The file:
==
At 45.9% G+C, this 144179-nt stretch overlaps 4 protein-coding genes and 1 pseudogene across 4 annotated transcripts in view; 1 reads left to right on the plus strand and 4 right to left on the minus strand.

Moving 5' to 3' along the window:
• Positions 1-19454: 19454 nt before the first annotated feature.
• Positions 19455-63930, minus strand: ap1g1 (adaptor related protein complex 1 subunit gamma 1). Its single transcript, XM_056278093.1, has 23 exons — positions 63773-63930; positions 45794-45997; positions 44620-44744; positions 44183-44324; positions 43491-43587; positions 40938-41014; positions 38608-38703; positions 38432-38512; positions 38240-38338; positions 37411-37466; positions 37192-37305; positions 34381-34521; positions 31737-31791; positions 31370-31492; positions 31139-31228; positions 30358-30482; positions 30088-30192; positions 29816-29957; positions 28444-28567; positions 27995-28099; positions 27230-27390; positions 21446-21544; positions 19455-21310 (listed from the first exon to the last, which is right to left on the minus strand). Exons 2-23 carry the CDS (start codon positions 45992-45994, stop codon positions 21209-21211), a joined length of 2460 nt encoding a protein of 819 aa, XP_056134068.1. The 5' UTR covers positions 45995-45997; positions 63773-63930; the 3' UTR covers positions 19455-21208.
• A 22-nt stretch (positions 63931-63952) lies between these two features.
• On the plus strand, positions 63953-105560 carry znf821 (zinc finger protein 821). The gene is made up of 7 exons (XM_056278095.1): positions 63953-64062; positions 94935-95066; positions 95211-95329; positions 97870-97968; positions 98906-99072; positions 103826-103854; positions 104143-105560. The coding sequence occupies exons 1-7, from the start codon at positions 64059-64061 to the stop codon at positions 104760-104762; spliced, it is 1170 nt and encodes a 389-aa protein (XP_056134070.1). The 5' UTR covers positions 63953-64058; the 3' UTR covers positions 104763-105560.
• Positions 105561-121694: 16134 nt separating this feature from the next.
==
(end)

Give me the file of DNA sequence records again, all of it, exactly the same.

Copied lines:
At 45.9% G+C, this 144179-nt stretch overlaps 4 protein-coding genes and 1 pseudogene across 4 annotated transcripts in view; 1 reads left to right on the plus strand and 4 right to left on the minus strand.

Moving 5' to 3' along the window:
• Positions 1-19454: 19454 nt before the first annotated feature.
• Positions 19455-63930, minus strand: ap1g1 (adaptor related protein complex 1 subunit gamma 1). Its single transcript, XM_056278093.1, has 23 exons — positions 63773-63930; positions 45794-45997; positions 44620-44744; positions 44183-44324; positions 43491-43587; positions 40938-41014; positions 38608-38703; positions 38432-38512; positions 38240-38338; positions 37411-37466; positions 37192-37305; positions 34381-34521; positions 31737-31791; positions 31370-31492; positions 31139-31228; positions 30358-30482; positions 30088-30192; positions 29816-29957; positions 28444-28567; positions 27995-28099; positions 27230-27390; positions 21446-21544; positions 19455-21310 (listed from the first exon to the last, which is right to left on the minus strand). Exons 2-23 carry the CDS (start codon positions 45992-45994, stop codon positions 21209-21211), a joined length of 2460 nt encoding a protein of 819 aa, XP_056134068.1. The 5' UTR covers positions 45995-45997; positions 63773-63930; the 3' UTR covers positions 19455-21208.
• A 22-nt stretch (positions 63931-63952) lies between these two features.
• On the plus strand, positions 63953-105560 carry znf821 (zinc finger protein 821). The gene is made up of 7 exons (XM_056278095.1): positions 63953-64062; positions 94935-95066; positions 95211-95329; positions 97870-97968; positions 98906-99072; positions 103826-103854; positions 104143-105560. The coding sequence occupies exons 1-7, from the start codon at positions 64059-64061 to the stop codon at positions 104760-104762; spliced, it is 1170 nt and encodes a 389-aa protein (XP_056134070.1). The 5' UTR covers positions 63953-64058; the 3' UTR covers positions 104763-105560.
• Positions 105561-121694: 16134 nt separating this feature from the next.